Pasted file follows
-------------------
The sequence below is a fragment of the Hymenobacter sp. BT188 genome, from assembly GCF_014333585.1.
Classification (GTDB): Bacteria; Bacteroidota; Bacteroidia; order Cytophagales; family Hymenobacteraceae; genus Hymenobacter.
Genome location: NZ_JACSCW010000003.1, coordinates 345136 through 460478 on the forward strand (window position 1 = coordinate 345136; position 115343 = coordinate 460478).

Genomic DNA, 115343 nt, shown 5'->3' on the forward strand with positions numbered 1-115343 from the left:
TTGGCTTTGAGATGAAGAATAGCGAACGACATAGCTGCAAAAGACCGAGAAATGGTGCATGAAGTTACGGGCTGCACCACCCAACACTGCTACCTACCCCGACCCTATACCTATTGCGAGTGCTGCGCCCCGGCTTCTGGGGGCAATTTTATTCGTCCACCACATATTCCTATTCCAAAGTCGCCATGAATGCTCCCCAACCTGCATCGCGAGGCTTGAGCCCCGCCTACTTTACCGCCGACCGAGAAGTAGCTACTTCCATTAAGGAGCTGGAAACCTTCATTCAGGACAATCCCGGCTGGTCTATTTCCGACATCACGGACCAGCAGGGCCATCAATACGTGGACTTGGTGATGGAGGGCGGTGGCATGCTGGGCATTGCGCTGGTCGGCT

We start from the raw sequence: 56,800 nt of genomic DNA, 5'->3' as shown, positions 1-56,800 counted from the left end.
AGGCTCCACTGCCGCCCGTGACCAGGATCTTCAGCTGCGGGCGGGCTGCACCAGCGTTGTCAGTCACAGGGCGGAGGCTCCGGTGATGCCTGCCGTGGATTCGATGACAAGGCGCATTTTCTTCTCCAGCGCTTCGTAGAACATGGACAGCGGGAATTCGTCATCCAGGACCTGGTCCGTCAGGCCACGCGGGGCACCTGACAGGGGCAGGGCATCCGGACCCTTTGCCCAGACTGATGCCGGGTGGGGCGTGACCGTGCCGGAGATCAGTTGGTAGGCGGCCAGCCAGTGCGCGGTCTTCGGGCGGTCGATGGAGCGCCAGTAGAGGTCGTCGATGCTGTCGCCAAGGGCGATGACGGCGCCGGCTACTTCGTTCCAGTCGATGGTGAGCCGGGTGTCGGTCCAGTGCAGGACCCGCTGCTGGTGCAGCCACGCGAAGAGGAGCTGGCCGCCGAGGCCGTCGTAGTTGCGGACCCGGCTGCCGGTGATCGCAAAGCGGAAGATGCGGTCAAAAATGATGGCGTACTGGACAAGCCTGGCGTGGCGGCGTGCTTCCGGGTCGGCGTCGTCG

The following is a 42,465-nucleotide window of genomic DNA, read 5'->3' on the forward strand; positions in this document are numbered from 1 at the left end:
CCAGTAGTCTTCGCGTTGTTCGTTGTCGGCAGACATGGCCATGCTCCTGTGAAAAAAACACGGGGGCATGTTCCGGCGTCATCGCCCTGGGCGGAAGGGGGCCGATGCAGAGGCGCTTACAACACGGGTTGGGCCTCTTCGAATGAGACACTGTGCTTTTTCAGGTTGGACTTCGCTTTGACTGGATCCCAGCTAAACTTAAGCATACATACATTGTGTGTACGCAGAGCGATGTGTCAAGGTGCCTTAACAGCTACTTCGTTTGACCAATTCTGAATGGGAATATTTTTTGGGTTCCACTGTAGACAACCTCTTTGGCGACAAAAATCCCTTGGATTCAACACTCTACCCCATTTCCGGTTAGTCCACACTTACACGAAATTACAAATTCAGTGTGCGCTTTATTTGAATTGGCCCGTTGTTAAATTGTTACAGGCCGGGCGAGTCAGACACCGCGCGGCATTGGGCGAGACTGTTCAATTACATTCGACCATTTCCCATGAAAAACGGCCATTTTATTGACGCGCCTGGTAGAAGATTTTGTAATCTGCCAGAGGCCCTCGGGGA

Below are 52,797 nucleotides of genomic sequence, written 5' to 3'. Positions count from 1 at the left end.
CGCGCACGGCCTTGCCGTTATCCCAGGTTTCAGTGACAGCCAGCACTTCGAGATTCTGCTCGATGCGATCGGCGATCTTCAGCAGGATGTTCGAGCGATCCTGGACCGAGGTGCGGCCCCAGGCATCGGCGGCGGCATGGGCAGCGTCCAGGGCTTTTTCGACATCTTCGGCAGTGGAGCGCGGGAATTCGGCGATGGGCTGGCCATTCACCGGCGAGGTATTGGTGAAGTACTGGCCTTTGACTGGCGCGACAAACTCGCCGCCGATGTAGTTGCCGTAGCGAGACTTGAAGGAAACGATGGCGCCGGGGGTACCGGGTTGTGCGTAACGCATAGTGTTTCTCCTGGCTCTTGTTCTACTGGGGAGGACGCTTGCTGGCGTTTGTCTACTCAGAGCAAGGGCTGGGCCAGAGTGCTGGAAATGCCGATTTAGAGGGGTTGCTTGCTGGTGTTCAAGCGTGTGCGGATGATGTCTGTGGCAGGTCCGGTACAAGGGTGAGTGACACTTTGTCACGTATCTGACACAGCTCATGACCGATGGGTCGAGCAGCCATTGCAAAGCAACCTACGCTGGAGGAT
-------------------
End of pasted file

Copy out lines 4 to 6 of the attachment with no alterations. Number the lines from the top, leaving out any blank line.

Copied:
Genomic DNA, 115343 nt, shown 5'->3' on the forward strand with positions numbered 1-115343 from the left:
TTGGCTTTGAGATGAAGAATAGCGAACGACATAGCTGCAAAAGACCGAGAAATGGTGCATGAAGTTACGGGCTGCACCACCCAACACTGCTACCTACCCCGACCCTATACCTATTGCGAGTGCTGCGCCCCGGCTTCTGGGGGCAATTTTATTCGTCCACCACATATTCCTATTCCAAAGTCGCCATGAATGCTCCCCAACCTGCATCGCGAGGCTTGAGCCCCGCCTACTTTACCGCCGACCGAGAAGTAGCTACTTCCATTAAGGAGCTGGAAACCTTCATTCAGGACAATCCCGGCTGGTCTATTTCCGACATCACGGACCAGCAGGGCCATCAATACGTGGACTTGGTGATGGAGGGCGGTGGCATGCTGGGCATTGCGCTGGTCGGCT

We start from the raw sequence: 56,800 nt of genomic DNA, 5'->3' as shown, positions 1-56,800 counted from the left end.